Bridge To Nowhere
February 24, 2012 by staff
Bridge To Nowhere, Days before a pair of crucial primaries, Mitt Romney and Rick Santorum clashed Wednesday night in a testy debate that magnified small differences and underscored the big stakes in their neck-and-neck presidential fight.
The former Massachusetts governor was aggressive from the start, challenging Santorum’s claims of fiscal prudence. Romney criticized Santorum for voting to raise the debt ceiling five times and repeatedly seeking earmarks — money that lawmakers steer to specific home-state projects.
The former Pennsylvania senator defended the practice by saying that Congress has an important oversight role in shaping the federal budget. “Sometimes the president, the administration, doesn’t get it right,” Santorum said.
Romney, calling for a ban on earmarks, pounced with a reference to his stewardship of the troubled 2002 Olympics in Salt Lake City. “While I was fighting to save the Olympics, you were fighting to save the ‘bridge to nowhere,’ ” he said, referring to the proposed crossing to a small Alaska island that became a symbol of government profligacy.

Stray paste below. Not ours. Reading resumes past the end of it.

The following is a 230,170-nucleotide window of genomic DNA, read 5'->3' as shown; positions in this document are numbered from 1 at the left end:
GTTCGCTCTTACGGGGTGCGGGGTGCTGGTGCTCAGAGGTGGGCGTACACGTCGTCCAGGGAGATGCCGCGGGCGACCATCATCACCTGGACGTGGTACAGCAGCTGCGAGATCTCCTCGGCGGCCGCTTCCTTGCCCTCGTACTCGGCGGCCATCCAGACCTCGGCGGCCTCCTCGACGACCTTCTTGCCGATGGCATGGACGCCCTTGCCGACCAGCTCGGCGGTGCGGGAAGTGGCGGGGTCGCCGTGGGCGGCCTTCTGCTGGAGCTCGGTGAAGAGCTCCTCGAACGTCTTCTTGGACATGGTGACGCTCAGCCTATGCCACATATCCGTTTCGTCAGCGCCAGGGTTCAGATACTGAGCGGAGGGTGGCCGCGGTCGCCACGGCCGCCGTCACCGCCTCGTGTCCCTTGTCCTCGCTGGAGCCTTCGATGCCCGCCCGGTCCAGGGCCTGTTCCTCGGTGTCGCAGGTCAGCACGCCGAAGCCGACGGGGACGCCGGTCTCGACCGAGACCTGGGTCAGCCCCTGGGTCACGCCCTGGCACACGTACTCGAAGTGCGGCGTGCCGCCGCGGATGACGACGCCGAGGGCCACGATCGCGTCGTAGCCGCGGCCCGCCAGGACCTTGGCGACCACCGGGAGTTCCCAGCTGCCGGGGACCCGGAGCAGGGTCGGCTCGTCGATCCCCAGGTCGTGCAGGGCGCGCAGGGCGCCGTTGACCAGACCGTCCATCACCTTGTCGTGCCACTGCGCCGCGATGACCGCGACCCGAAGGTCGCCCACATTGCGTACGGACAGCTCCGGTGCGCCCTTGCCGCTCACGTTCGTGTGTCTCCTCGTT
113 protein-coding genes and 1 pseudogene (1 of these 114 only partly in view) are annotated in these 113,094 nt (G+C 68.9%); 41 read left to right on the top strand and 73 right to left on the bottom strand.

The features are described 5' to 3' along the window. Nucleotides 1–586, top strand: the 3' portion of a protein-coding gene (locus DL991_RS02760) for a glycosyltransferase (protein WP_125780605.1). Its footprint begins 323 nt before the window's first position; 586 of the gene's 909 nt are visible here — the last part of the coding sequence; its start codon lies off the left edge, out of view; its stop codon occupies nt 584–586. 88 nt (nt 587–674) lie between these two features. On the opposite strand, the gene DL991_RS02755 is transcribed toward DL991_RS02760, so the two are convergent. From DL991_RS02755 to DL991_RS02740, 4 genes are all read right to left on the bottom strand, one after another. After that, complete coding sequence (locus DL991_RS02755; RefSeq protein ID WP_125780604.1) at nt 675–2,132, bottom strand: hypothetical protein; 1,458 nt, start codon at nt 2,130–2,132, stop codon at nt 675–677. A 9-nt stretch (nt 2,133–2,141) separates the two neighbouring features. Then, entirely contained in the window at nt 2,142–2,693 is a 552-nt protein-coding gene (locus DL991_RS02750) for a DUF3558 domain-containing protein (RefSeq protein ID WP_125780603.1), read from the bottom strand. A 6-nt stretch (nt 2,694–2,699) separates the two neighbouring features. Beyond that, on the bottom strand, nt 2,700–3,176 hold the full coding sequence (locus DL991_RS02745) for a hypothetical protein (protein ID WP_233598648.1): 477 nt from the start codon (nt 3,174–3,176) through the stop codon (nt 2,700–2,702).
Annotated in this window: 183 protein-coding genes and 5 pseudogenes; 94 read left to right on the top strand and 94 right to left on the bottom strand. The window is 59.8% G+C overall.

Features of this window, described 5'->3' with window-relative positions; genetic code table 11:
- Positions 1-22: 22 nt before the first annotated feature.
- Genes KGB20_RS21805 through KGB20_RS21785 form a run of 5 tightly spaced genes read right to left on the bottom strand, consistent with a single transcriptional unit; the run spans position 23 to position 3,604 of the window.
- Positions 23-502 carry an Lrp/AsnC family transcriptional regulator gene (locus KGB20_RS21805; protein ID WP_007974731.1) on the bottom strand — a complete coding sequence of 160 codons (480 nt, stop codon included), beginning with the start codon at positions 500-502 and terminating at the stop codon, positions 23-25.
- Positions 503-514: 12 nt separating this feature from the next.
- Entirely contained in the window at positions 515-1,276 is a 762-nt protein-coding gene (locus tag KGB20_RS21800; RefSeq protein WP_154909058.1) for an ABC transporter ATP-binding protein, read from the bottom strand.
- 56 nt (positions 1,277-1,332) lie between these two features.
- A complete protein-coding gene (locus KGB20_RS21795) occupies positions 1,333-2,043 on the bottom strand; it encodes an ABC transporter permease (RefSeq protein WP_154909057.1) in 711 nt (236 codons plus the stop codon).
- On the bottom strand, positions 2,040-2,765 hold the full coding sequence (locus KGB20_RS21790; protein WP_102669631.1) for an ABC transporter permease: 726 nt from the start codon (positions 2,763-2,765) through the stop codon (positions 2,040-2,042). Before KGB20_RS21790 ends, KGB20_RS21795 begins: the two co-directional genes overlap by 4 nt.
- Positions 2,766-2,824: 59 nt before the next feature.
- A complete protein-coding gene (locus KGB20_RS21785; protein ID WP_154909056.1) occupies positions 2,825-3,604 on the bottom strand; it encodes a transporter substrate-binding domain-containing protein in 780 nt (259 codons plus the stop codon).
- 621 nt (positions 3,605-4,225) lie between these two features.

“You’re entitled to your opinions,” Santorum snapped. “You’re not entitled to misrepresent the facts, and you’re misrepresenting the facts. You don’t know what you’re talking about.”
The exchange typified the evening. It was prickly, personal and seemed to reflect an eagerness to engage — even when the issues were esoteric and the other candidates, Ron Paul and Newt Gingrich, were left to chime in from the sidelines.
Romney, the front-runner throughout most of the contest, was seeking to halt Santorum’s momentum ahead of Tuesday’s votes in Arizona and Michigan and, one week later, Super Tuesday, when more than a third of the delegates needed to clinch the GOP nomination will be at stake.
One of the more contentious and convoluted exchanges involved religious freedom and the sweeping health care law passed under President Barack Obama.
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